Urban Transportation Planning in the United States: An Historical Overview

By Edward Weiner | Go to book overview

References

Advisory Commission on Intergovernmental Relations. 1995. MPO Capacity: Improving the Capacity of Metropolitan Planning Organizations to Help Implement National Transportation Policies. Washington, D.C., May.

———. 1974. Toward More Balanced Transportation: New Intergovernmental Proposals, Report A-49. Washington, D.C.: U.S. Government Printing Office.

Advisory Council on Historic Preservation. 1986. Section 106, Step-by-Step. Washington, D.C., October.

Allen, John. 1985. “Post-Classical Transportation Studies.” Transportation Quarterly, Vol. 39, No. 3, July.

Allen-Schult, Edith, and John L. Hazard. 1982. “Ethical Isssues in Transport—The U.S. National Transportation Study Commission: Congressional Formulation of Policy.” In Transportation Policy and Decisionmaking (Vol. 2). The Hague: Martinus Nijhoff, pp. 17–49.

American Association of State Highway and Transportation Officials. 1988. Keeping America: The Bottom LineA Summary of Surface Transportation Investment Requirements, 1988–2020. Washington, D.C., September.

———. 1987a. Understanding the Highway Finance Evolution/Revolution. Washington, D.C., January.

———. 1987b. Action Plan for the Consensus Transportation Program. Washington, D.C., May.

———. 1984. A Policy on Geometric Design of Highways and Streets—1984. Washington, D.C.

———. 1978. A Manual on User Benefit Analysis of Highway and BusTransit Improvements—1977. Washington, D.C.

———. 1973. A Policy on Design of Urban Highways and Arterial Streets—1973. Washington, D.C.

American Association of State Highway Officials. 1966. A Policy on Geometric Design of Rural Highways—1965. Washington, D.C.

-219-

Notes for this page

Add a new note
If you are trying to select text to create highlights or citations, remember that you must now click or tap on the first word, and then click or tap on the last word.
One moment ...
Default project is now your active project.
Project items
Notes
Cite this page

Cited page

Style
Citations are available only to our active members.
Buy instant access to cite pages or passages in MLA 8, MLA 7, APA and Chicago citation styles.

(Einhorn, 1992, p. 25)

(Einhorn 25)

(Einhorn 25)

1. Lois J. Einhorn, Abraham Lincoln, the Orator: Penetrating the Lincoln Legend (Westport, CT: Greenwood Press, 1992), 25, http://www.questia.com/read/27419298.

Note: primary sources have slightly different requirements for citation. Please see these guidelines for more information.

Cited page

Bookmark this page
Urban Transportation Planning in the United States: An Historical Overview
Table of contents

Table of contents

Settings

Settings

Typeface
Text size Smaller Larger Reset View mode
Search within

Search within this book

Look up

Look up a word

  • Dictionary
  • Thesaurus
Please submit a word or phrase above.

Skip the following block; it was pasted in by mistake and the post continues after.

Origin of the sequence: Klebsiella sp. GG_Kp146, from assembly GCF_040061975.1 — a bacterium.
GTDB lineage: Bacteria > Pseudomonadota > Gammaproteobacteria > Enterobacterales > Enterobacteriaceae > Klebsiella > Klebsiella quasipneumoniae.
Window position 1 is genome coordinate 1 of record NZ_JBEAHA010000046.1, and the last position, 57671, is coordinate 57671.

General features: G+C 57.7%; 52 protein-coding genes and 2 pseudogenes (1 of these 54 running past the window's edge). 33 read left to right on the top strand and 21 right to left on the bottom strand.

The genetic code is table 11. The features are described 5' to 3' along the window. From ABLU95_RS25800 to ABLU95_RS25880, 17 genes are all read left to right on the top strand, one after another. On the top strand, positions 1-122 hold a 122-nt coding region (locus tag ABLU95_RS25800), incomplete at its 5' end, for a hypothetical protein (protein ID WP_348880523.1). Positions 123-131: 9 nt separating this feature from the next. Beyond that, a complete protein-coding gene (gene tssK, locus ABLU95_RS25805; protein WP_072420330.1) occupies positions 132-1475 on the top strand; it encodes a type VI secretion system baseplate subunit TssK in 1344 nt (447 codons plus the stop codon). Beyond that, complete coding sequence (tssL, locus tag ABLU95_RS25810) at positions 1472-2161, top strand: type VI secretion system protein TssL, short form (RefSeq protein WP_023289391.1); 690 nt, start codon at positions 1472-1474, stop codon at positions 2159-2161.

Print this page

Print this page

Why can't I print more than one page at a time?

Help
Full screen
Items saved from this book
  • Bookmarks
  • Highlights & Notes
  • Citations
/ 250

matching results for page

    Questia reader help

    How to highlight and cite specific passages

    1. Click or tap the first word you want to select.
    2. Click or tap the last word you want to select, and you’ll see everything in between get selected.
    3. You’ll then get a menu of options like creating a highlight or a citation from that passage of text.

    OK, got it!

    Cited passage

    Style
    Citations are available only to our active members.
    Buy instant access to cite pages or passages in MLA 8, MLA 7, APA and Chicago citation styles.

    "Portraying himself as an honest, ordinary person helped Lincoln identify with his audiences." (Einhorn, 1992, p. 25).

    "Portraying himself as an honest, ordinary person helped Lincoln identify with his audiences." (Einhorn 25)

    "Portraying himself as an honest, ordinary person helped Lincoln identify with his audiences." (Einhorn 25)

    "Portraying himself as an honest, ordinary person helped Lincoln identify with his audiences."1

    1. Lois J. Einhorn, Abraham Lincoln, the Orator: Penetrating the Lincoln Legend (Westport, CT: Greenwood Press, 1992), 25, http://www.questia.com/read/27419298.

    Cited passage

    Thanks for trying Questia!

    Please continue trying out our research tools, but please note, full functionality is available only to our active members.

    Your work will be lost once you leave this Web page.

    Buy instant access to save your work.

    Already a member? Log in now.

    Search by... Author
    Show... All Results Primary Sources Peer-reviewed

    Oops!

    An unknown error has occurred. Please click the button below to reload the page. If the problem persists, please try again in a little while.